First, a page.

This is a simple, versatile and absolutely delectable recipe.  It is a tasty dish to serve as a starter or enjoy as a main course accompanied by a salad.  The distinct but mild onion- flavor of the leeks blends well with the starchy potatoes and the delicate texture of the red mullet, a light-pink fish found mainly in the Mediterranean sea.  Leeks were used in Egyptian cuisine as early as from the second millennium BC, both as vegetables and as aromatic herbs.  In Roman times Emperor Nero loved leeks in his soups believing that they improved the resonance of his voice.  Nowadays we still enjoy leeks in our soups, risotto, pasta, frittata (omelets), or just raw and finely sliced in salad vinaigrettes.  Leeks are often used to flavor dishes such as fish, pork and lamb.  For example, you can use them as “ natural container” to wrap up food (especially fish) during cooking, to give it an enhanced flavor.  Leeks can be served as delicious vegetable side dish, boiled and then baked with butter and cheese, or simply seasoned with oil and lemon.  In addition, leeks are a nutritious and healthy vegetable, rich in water (over 90%), in vitamin A and C, as well as containing moderate amounts of B vitamins and few calories.  We should not underestimate the aphrodisiac aspect of the leeks, a commonly known since ancient times.

TORTINO DI PORRI, PATATE E TRIGLIE (LEEKS, POTATOES AND RED MULLET PIE)
Preparation time: 45 minutes          Baking time: 20 minutes              Serving: 6

tortino porri e triglie 3 small

INGREDIENTS
4 large leeks, white part only, finely sliced
1 medium yellow scallion (or small onion), finely sliced
5 tablespoons olive oil (Extra Virgin)
120 ml (½ cup) water
4 medium sized potatoes
900 g (2 pounds) skinless, boneless red mullet filets
250 ml (1 cup) heavy cream
230 g (½ pound) puff pastry sheet
Salt and freshly ground pepper

DIRECTIONS
Preheat oven to 170°C (350°F)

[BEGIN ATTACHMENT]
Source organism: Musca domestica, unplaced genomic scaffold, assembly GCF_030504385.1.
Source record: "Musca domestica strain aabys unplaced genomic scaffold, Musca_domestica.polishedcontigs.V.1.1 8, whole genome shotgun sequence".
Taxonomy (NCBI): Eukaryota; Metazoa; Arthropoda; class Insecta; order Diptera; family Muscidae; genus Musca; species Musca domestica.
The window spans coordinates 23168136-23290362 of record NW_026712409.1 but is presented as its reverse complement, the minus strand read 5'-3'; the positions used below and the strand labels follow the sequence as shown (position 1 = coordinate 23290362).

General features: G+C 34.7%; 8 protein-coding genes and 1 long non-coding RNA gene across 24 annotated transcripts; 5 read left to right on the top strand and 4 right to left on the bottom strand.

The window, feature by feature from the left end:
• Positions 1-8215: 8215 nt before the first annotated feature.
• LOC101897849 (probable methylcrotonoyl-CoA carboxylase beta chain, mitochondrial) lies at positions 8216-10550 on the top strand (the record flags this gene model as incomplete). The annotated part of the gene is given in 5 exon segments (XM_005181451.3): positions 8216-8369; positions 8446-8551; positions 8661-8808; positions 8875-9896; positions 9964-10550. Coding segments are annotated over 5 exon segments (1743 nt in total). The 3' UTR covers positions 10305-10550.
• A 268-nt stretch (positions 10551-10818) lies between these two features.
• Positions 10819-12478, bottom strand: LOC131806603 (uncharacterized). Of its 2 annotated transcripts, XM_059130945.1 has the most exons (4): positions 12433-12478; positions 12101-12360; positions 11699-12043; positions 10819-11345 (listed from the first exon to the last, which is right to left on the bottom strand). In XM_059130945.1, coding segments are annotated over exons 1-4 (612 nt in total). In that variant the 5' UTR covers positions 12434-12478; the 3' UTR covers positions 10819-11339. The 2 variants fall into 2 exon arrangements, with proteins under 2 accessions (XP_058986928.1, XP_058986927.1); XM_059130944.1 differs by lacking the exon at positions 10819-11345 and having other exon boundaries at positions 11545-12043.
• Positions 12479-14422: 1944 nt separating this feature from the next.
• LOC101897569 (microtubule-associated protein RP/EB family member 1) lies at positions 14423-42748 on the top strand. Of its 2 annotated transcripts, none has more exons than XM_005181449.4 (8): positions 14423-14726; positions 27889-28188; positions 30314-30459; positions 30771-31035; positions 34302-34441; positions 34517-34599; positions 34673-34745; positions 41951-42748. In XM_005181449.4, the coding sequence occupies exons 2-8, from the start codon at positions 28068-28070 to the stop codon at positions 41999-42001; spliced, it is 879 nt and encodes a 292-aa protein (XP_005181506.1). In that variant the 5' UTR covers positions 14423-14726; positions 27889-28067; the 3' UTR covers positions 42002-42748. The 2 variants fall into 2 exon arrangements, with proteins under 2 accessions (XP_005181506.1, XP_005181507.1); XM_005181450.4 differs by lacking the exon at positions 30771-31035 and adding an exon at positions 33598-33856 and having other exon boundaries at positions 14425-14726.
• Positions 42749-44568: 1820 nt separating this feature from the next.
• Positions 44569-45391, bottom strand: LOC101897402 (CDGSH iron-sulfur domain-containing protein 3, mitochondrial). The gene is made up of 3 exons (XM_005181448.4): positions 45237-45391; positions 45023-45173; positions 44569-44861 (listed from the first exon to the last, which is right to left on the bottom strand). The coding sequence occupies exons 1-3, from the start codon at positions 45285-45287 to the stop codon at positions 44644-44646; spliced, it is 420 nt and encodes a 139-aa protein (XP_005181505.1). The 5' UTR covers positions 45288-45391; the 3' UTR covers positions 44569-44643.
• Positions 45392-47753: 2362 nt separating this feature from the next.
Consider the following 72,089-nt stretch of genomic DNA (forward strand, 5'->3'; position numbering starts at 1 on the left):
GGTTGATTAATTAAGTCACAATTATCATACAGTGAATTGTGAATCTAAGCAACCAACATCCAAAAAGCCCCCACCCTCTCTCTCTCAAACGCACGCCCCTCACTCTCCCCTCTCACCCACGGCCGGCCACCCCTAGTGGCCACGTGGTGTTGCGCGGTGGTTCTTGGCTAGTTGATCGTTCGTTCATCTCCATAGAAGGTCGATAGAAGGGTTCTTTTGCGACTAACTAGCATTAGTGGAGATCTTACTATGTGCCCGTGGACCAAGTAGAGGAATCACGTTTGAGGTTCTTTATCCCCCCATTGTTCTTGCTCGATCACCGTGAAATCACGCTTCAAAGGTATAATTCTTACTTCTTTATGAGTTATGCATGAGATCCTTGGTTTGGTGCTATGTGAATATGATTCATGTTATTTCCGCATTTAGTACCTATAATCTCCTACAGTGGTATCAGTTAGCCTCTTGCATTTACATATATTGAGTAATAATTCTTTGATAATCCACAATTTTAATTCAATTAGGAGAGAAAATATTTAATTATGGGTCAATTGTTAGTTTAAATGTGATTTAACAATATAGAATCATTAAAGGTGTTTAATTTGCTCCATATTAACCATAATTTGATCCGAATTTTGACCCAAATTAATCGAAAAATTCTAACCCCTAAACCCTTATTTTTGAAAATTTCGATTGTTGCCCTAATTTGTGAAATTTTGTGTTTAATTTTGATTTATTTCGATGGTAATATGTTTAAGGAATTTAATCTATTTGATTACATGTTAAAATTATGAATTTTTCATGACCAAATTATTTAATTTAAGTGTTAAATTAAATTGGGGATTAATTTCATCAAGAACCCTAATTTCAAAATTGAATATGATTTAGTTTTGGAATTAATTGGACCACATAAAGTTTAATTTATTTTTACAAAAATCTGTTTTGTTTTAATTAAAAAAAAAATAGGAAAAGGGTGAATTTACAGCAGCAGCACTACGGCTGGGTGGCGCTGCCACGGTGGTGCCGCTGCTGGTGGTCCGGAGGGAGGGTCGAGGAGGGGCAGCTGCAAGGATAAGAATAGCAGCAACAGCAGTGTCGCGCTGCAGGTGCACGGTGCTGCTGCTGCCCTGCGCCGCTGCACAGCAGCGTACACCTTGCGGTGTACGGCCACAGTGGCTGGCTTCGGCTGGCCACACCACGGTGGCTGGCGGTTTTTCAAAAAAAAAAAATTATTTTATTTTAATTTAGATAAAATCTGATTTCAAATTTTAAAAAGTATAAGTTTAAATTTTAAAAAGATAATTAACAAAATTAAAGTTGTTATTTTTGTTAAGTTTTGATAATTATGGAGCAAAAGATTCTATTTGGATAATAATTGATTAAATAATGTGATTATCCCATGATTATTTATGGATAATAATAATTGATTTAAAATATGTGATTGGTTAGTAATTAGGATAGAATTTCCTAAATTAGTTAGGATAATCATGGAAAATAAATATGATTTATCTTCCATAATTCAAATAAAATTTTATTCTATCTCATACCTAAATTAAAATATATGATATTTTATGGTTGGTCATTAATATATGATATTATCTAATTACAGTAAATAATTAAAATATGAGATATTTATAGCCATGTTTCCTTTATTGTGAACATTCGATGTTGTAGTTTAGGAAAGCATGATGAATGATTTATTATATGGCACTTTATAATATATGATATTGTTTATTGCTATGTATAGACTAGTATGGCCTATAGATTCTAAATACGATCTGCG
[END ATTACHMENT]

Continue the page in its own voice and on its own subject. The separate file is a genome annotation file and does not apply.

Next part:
1.Wash the potatoes under running water.  Put them in a pan and cover with cold water.  Turn on the heat and bring to boil.  Cook for about 6-8 minutes until potatoes are done but not soft.  Cool, peel and dice them
2.While potatoes are cooling, in a large saucepan over medium heat sauté leeks and scallion in olive oil, stirring frequently for about 5 minutes.  Add ½ cup of water and cook for about 10 minutes until leek mixture is soft.  Cool for about 10 minutes
3.In a large bowl mix the leek mixture, the diced potatoes and the cream.  Season with salt and pepper
4. Place puff pastry in a 30 cm (12 in) baking dish, pour in the vegetable mix
5. Bake for about 20 minutes or until custard is set and golden on top
6. Remove from the oven and arrange the fish filets on top of the pie
7. Bake for additional 5-7 minutes until fish is done
8. Remove from the oven and allow to sit for about 10-15 minutes before serving.

Note: At the time of purchase, I would suggest to look for leeks with straight and firm stalks, dark green leaves without yellow spots (a sign of lack of freshness).  Leeks can be kept in the fridge for about two weeks.  Before using leeks, trim the dark portion of the leaves down to the light-green white part.  Clean carefully to remove any dirt.  You can also substitute red mullets with salmon fillets cut into thin and small pieces.  -Paola

Torta al Cioccolato e Barolo Chinato (Barolo Chinato Chocolate Cake)

10 Feb